The Pocket Gods’ Protest Against Spotify Persists: Outrage Over £400 Payment for 2 Million Streams of Latest Album

UK Indie band The Pocket Gods have been fighting for fairer royalties from music streaming giant Spotify since 2015. In their efforts to raise awareness about the issue, the band has released a series of 30-second song albums.

Spotify’s current payout system only grants artists a full royalty after 30 seconds of streaming, leading The Pocket Gods to question the fairness of the system. With this in mind, they decided to create 30-second songs to highlight the small amount of money that artists receive from each play.

Their latest album, 1000X30 Nobody Makes Money Anymore, features a staggering one thousand songs, each lasting only 30 seconds. The album gained significant attention from press and fans worldwide, even earning the band a Guinness World Record. However, front person Mark Christopher Lee expressed his disappointment in the royalties they received from Spotify.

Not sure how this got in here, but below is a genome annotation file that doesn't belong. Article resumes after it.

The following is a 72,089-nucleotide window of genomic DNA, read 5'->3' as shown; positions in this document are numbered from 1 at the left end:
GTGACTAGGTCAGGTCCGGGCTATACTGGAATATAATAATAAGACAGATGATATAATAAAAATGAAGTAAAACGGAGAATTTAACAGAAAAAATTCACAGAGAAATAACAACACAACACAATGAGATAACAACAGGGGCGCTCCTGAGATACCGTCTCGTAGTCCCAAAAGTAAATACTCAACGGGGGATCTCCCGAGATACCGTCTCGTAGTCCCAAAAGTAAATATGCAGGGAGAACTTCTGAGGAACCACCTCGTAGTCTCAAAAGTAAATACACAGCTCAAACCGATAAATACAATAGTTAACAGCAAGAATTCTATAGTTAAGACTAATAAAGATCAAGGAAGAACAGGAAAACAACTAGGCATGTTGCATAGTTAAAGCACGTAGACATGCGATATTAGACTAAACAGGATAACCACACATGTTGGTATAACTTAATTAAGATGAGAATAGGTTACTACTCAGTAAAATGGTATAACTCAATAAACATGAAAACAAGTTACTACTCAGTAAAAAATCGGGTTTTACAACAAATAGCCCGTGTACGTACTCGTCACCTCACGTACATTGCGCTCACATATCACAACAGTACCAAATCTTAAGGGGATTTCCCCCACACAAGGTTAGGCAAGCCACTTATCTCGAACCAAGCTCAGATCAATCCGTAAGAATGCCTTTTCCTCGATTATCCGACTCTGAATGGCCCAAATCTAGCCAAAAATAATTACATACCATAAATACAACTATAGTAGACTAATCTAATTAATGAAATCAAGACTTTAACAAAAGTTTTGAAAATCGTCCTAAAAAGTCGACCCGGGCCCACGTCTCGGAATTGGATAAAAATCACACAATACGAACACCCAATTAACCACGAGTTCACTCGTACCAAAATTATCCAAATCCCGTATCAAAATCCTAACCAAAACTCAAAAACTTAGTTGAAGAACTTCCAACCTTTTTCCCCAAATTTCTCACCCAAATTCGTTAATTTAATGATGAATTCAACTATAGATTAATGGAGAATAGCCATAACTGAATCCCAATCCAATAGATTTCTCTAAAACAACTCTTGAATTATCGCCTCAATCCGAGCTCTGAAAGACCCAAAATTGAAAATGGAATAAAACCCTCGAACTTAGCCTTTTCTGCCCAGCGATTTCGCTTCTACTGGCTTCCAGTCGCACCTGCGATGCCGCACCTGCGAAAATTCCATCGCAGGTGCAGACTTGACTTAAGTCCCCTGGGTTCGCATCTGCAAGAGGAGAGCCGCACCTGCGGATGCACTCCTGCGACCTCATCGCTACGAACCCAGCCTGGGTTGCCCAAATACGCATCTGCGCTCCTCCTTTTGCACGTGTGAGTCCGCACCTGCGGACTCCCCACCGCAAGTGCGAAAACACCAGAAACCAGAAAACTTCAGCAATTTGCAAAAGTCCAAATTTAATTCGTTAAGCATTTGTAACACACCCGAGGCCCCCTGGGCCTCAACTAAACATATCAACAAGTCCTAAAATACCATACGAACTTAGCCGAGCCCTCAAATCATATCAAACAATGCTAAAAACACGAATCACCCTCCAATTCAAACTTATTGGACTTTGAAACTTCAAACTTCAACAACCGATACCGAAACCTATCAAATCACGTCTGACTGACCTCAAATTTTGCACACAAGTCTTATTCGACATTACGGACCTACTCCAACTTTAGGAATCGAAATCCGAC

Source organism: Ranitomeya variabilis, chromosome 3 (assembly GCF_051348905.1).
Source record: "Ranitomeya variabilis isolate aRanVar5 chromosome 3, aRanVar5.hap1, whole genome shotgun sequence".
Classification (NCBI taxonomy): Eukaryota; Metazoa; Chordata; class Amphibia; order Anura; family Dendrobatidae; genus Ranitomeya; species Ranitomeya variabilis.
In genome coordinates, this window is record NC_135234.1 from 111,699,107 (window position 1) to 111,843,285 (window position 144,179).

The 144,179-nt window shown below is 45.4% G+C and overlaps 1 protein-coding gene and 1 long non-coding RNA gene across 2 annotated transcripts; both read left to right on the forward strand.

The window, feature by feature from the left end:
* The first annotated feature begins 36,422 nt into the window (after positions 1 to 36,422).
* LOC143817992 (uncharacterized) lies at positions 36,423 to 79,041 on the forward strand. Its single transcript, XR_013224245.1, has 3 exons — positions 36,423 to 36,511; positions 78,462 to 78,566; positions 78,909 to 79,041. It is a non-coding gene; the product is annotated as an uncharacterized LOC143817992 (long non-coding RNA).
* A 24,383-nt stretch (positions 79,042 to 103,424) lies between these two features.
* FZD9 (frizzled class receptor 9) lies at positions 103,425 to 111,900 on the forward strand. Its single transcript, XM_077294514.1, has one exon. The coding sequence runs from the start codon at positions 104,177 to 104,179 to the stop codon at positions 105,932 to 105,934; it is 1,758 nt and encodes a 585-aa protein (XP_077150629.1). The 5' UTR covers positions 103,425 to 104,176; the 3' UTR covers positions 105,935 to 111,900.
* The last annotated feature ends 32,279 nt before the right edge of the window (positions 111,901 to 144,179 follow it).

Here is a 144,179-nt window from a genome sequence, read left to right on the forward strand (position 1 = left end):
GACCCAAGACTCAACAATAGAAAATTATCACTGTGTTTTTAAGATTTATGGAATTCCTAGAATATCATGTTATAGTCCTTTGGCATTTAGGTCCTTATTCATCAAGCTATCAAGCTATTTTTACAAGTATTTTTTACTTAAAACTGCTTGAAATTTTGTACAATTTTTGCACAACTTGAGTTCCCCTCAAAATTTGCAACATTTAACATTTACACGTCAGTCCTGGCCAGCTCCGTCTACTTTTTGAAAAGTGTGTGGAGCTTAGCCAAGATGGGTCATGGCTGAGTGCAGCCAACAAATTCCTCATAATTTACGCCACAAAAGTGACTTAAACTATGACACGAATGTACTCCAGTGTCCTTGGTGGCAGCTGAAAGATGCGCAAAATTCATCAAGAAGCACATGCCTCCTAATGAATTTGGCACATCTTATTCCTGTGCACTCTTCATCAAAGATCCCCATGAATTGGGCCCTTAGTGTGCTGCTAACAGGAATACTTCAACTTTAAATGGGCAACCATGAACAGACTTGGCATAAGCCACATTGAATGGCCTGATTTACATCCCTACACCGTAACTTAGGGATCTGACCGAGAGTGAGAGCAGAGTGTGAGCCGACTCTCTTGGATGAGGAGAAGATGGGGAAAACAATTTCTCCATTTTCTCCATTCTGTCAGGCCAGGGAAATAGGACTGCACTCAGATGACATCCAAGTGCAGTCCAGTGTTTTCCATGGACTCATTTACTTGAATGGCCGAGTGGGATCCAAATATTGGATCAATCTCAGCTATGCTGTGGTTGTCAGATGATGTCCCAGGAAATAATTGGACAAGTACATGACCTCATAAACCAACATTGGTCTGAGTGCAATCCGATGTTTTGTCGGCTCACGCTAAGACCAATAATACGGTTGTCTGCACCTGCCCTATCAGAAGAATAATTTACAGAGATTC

Despite almost 2 million streams of the album, the band has only earned £400 from Spotify. Lee describes this as “scandalous” and believes that something needs to be done to address the issue. He also points out that Spotify will be implementing a new minimum threshold of 1000 listeners before an artist receives payment, which will only make the situation worse.

Lee, who is a voting member of the Recording Academy (The Grammys) in the US and a member of BPI (British Phonographic Industry), is disappointed in the music industry’s response to the issue. He explains, “I shan’t be going to the Grammys or The Brits as the whole music industry is basically in denial that there is a problem.” He believes that the industry is more concerned with the financial success of major label artists rather than supporting new and emerging talent.

The Pocket Gods formed in 1998 at Tower Records in London and have since released 77 albums and over 5,000 songs. They have gained support from high-profile figures such as Tom Robinson and Seymour Stein throughout their career.

In addition to their music, the band has also released a film about their campaign titled Inspired: The 30 Second Song Movie, now available on Amazon Prime.

Distributed by Pressat, a UK-based press release distribution service, the band’s story continues to gain attention and shed light on the issue of fair royalties for artists in the music streaming industry.

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